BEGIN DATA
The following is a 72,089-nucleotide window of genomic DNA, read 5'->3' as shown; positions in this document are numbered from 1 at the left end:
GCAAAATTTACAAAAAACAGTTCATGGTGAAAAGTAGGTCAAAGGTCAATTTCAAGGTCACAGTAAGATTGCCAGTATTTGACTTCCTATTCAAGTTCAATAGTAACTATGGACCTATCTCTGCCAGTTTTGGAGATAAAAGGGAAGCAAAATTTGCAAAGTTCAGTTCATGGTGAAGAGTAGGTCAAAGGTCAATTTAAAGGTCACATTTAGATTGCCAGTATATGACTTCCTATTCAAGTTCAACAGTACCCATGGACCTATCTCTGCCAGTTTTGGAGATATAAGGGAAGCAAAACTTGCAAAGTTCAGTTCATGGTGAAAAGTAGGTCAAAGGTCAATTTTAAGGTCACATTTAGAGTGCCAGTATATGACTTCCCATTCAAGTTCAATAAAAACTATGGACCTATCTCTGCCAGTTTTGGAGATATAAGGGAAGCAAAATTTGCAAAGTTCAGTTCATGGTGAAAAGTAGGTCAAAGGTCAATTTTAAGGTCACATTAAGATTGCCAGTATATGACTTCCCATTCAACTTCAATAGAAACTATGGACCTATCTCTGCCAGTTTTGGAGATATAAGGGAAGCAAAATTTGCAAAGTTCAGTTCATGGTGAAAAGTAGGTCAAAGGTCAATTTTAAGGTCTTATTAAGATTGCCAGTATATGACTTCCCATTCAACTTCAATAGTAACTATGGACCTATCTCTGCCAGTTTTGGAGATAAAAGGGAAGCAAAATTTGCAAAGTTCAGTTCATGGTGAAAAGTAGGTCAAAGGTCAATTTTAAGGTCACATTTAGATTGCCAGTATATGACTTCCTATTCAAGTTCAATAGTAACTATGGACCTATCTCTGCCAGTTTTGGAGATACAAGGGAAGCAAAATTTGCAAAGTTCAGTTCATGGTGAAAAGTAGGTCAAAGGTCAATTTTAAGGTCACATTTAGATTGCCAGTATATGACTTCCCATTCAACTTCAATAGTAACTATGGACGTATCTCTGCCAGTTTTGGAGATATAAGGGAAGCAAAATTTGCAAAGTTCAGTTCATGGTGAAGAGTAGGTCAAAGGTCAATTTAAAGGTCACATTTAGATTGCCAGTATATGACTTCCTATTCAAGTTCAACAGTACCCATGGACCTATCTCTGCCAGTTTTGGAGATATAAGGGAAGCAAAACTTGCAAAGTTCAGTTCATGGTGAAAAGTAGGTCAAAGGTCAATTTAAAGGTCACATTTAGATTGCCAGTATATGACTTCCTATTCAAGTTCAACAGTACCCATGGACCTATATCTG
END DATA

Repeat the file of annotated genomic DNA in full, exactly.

The following is a 72,089-nucleotide window of genomic DNA, read 5'->3' as shown; positions in this document are numbered from 1 at the left end:
GCAAAATTTACAAAAAACAGTTCATGGTGAAAAGTAGGTCAAAGGTCAATTTCAAGGTCACAGTAAGATTGCCAGTATTTGACTTCCTATTCAAGTTCAATAGTAACTATGGACCTATCTCTGCCAGTTTTGGAGATAAAAGGGAAGCAAAATTTGCAAAGTTCAGTTCATGGTGAAGAGTAGGTCAAAGGTCAATTTAAAGGTCACATTTAGATTGCCAGTATATGACTTCCTATTCAAGTTCAACAGTACCCATGGACCTATCTCTGCCAGTTTTGGAGATATAAGGGAAGCAAAACTTGCAAAGTTCAGTTCATGGTGAAAAGTAGGTCAAAGGTCAATTTTAAGGTCACATTTAGAGTGCCAGTATATGACTTCCCATTCAAGTTCAATAAAAACTATGGACCTATCTCTGCCAGTTTTGGAGATATAAGGGAAGCAAAATTTGCAAAGTTCAGTTCATGGTGAAAAGTAGGTCAAAGGTCAATTTTAAGGTCACATTAAGATTGCCAGTATATGACTTCCCATTCAACTTCAATAGAAACTATGGACCTATCTCTGCCAGTTTTGGAGATATAAGGGAAGCAAAATTTGCAAAGTTCAGTTCATGGTGAAAAGTAGGTCAAAGGTCAATTTTAAGGTCTTATTAAGATTGCCAGTATATGACTTCCCATTCAACTTCAATAGTAACTATGGACCTATCTCTGCCAGTTTTGGAGATAAAAGGGAAGCAAAATTTGCAAAGTTCAGTTCATGGTGAAAAGTAGGTCAAAGGTCAATTTTAAGGTCACATTTAGATTGCCAGTATATGACTTCCTATTCAAGTTCAATAGTAACTATGGACCTATCTCTGCCAGTTTTGGAGATACAAGGGAAGCAAAATTTGCAAAGTTCAGTTCATGGTGAAAAGTAGGTCAAAGGTCAATTTTAAGGTCACATTTAGATTGCCAGTATATGACTTCCCATTCAACTTCAATAGTAACTATGGACGTATCTCTGCCAGTTTTGGAGATATAAGGGAAGCAAAATTTGCAAAGTTCAGTTCATGGTGAAGAGTAGGTCAAAGGTCAATTTAAAGGTCACATTTAGATTGCCAGTATATGACTTCCTATTCAAGTTCAACAGTACCCATGGACCTATCTCTGCCAGTTTTGGAGATATAAGGGAAGCAAAACTTGCAAAGTTCAGTTCATGGTGAAAAGTAGGTCAAAGGTCAATTTAAAGGTCACATTTAGATTGCCAGTATATGACTTCCTATTCAAGTTCAACAGTACCCATGGACCTATATCTG